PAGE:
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How Islet Cells Are Isolated

DRI Scientific Director's Innovation Makes Islet Transplantation Possible


Islets cells are scattered throughout the pancreas. So, when we receive a donor pancreas, we need to separate the islets from the rest of the organ. This process is called "islet isolation."

Until the late 1980s, this was difficult to do. But then Dr. Camillo Ricordi, DRI’s Director, developed the "Ricordi Chamber" -- an automated method for isolating islets. This dramatically increased the number of cells that could be obtained from one organ, and that resulted in the ability to perform islet transplants worldwide. 

The transplant process itself is a relatively simple, non-surgical procedure performed in about an hour. A catheter (small tube) is inserted into the portal vein that leads to the liver. The patient remains awake for the entire procedure.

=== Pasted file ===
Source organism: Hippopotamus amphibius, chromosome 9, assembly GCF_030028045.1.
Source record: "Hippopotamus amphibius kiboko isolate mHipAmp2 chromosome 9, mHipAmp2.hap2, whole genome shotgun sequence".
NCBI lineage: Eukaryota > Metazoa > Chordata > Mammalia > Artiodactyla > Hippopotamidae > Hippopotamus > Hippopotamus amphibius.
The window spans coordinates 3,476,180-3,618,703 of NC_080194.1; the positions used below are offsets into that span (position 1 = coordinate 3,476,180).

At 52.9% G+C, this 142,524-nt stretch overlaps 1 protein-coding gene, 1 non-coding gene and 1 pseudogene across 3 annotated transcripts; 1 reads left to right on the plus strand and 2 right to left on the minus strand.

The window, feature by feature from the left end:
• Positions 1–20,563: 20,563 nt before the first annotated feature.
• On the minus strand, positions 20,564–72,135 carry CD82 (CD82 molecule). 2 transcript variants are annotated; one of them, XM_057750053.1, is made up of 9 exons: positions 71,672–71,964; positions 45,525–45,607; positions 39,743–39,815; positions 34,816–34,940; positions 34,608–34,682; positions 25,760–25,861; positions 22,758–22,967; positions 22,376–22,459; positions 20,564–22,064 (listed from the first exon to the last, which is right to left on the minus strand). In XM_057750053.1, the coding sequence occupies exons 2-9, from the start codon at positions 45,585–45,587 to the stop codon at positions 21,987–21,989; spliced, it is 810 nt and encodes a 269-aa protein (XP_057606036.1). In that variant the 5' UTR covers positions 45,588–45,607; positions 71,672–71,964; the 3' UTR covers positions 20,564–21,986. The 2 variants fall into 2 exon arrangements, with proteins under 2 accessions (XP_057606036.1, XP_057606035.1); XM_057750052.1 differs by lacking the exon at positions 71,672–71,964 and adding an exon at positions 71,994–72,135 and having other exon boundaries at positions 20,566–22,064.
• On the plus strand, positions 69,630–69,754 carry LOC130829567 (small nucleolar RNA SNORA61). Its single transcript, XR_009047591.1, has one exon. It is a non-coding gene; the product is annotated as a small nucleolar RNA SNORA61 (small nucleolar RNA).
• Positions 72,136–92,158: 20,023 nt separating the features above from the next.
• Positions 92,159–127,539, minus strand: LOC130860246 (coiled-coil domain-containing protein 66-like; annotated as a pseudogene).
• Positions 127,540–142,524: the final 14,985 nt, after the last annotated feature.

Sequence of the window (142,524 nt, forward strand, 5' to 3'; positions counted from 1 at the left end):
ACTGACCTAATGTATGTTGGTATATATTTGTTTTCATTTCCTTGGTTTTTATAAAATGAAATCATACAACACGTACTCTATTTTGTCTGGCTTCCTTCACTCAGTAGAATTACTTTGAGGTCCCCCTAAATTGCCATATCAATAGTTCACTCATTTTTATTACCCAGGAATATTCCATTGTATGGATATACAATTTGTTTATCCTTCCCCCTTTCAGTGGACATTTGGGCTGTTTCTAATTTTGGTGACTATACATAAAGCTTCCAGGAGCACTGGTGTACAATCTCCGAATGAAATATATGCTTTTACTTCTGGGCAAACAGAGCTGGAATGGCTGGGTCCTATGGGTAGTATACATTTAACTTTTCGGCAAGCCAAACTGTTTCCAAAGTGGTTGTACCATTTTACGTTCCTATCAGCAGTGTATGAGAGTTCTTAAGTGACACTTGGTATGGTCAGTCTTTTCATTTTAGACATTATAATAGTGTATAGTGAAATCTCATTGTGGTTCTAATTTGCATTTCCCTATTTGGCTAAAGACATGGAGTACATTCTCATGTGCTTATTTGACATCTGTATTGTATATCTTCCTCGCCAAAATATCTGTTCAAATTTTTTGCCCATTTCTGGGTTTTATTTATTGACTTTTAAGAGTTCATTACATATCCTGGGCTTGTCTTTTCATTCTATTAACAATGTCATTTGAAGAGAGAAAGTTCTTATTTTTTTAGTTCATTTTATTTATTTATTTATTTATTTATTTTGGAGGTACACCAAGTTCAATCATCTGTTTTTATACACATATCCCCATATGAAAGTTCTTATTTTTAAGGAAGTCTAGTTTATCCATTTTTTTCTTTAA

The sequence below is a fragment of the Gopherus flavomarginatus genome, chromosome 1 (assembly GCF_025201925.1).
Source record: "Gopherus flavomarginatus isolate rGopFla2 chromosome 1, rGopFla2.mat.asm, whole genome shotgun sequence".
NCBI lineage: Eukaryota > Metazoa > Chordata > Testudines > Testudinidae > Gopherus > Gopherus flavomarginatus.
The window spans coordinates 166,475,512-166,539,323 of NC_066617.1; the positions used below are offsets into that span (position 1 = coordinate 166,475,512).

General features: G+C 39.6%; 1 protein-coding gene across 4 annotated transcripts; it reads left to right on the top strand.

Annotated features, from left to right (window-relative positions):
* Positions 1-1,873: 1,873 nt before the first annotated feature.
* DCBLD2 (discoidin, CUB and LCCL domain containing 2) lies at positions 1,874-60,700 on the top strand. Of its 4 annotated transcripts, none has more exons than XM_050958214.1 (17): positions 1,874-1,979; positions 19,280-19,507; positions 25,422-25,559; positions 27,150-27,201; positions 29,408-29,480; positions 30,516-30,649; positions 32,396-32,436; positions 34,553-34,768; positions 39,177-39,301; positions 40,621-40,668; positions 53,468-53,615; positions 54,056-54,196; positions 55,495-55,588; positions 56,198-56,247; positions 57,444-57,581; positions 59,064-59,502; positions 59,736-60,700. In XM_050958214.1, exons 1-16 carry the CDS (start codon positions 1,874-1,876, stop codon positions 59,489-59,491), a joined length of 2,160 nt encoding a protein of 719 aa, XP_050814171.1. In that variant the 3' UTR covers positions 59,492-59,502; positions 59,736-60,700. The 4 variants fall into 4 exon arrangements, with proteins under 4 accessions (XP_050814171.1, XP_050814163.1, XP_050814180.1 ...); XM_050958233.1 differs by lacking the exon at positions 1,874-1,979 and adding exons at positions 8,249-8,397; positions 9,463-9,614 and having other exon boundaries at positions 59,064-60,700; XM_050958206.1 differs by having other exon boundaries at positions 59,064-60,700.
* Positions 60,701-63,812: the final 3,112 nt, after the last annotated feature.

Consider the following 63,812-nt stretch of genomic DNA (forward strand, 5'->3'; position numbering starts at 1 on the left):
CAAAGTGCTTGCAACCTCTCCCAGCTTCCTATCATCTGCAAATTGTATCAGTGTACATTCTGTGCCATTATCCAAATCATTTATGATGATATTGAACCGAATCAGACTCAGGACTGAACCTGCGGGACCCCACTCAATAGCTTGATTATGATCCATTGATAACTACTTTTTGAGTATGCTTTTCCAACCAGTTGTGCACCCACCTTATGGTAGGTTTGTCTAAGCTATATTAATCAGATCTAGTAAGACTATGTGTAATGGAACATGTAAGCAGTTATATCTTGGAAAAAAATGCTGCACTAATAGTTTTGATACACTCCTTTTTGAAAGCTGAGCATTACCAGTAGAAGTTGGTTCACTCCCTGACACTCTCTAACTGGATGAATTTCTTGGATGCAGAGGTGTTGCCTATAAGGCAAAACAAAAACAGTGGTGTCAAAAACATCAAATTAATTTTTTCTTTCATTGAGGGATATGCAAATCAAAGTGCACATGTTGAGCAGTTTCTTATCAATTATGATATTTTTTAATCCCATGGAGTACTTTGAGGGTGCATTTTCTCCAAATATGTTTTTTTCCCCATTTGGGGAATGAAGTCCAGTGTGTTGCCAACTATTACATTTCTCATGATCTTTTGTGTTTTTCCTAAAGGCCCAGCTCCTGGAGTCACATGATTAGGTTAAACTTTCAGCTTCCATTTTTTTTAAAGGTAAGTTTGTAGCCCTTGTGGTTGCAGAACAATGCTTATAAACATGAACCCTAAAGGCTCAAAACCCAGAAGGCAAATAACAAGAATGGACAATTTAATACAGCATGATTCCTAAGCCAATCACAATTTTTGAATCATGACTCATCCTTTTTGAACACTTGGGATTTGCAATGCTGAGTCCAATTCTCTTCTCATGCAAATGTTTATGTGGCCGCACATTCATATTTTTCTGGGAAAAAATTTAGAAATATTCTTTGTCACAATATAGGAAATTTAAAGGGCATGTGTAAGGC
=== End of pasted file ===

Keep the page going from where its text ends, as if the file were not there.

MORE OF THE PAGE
Similar to an intravenous (“IV”) drip, the purified islets flow from an infusion bag through this vein and are dispersed throughout the liver. There, the transplanted cells develop a new blood supply and begin to produce insulin.

In clinical trials, we have demonstrated that islet transplantation can reverse diabetes.

Now, with the DRI BioHub, we are taking important steps to create an optimal environment within the body to house the transplanted cells. We're also making progress in finding a greater supply of insulin-producing cells for transplant, and are finding ways to allow the recipient to accept the cells long-term, without the need for anti-rejection drugs.


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